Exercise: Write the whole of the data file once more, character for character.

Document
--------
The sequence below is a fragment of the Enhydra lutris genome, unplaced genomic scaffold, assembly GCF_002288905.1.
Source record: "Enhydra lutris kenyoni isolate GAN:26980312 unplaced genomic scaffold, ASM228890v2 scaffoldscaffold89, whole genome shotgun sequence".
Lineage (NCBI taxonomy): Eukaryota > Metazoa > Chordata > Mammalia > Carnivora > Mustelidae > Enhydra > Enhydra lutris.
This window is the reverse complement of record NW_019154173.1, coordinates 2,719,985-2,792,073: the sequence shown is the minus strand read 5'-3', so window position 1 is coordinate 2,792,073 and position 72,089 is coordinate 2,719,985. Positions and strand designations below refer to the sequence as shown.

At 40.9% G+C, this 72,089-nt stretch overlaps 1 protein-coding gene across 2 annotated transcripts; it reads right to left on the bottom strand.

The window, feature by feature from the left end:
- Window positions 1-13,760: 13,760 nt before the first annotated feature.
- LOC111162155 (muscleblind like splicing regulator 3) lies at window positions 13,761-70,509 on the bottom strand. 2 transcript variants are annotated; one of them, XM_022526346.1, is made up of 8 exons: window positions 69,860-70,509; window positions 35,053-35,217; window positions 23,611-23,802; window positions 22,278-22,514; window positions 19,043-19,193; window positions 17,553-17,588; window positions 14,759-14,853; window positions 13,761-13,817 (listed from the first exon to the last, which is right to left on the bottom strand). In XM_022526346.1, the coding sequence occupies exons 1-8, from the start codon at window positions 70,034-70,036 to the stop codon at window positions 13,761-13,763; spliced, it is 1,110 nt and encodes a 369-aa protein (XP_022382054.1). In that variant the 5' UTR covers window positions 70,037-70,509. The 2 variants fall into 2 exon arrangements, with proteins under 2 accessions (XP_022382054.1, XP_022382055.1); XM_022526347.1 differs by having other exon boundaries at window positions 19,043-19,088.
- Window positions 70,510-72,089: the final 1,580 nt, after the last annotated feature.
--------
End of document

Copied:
The sequence below is a fragment of the Enhydra lutris genome, unplaced genomic scaffold, assembly GCF_002288905.1.
Source record: "Enhydra lutris kenyoni isolate GAN:26980312 unplaced genomic scaffold, ASM228890v2 scaffoldscaffold89, whole genome shotgun sequence".
Lineage (NCBI taxonomy): Eukaryota > Metazoa > Chordata > Mammalia > Carnivora > Mustelidae > Enhydra > Enhydra lutris.
This window is the reverse complement of record NW_019154173.1, coordinates 2,719,985-2,792,073: the sequence shown is the minus strand read 5'-3', so window position 1 is coordinate 2,792,073 and position 72,089 is coordinate 2,719,985. Positions and strand designations below refer to the sequence as shown.

At 40.9% G+C, this 72,089-nt stretch overlaps 1 protein-coding gene across 2 annotated transcripts; it reads right to left on the bottom strand.

The window, feature by feature from the left end:
- Window positions 1-13,760: 13,760 nt before the first annotated feature.
- LOC111162155 (muscleblind like splicing regulator 3) lies at window positions 13,761-70,509 on the bottom strand. 2 transcript variants are annotated; one of them, XM_022526346.1, is made up of 8 exons: window positions 69,860-70,509; window positions 35,053-35,217; window positions 23,611-23,802; window positions 22,278-22,514; window positions 19,043-19,193; window positions 17,553-17,588; window positions 14,759-14,853; window positions 13,761-13,817 (listed from the first exon to the last, which is right to left on the bottom strand). In XM_022526346.1, the coding sequence occupies exons 1-8, from the start codon at window positions 70,034-70,036 to the stop codon at window positions 13,761-13,763; spliced, it is 1,110 nt and encodes a 369-aa protein (XP_022382054.1). In that variant the 5' UTR covers window positions 70,037-70,509. The 2 variants fall into 2 exon arrangements, with proteins under 2 accessions (XP_022382054.1, XP_022382055.1); XM_022526347.1 differs by having other exon boundaries at window positions 19,043-19,088.
- Window positions 70,510-72,089: the final 1,580 nt, after the last annotated feature.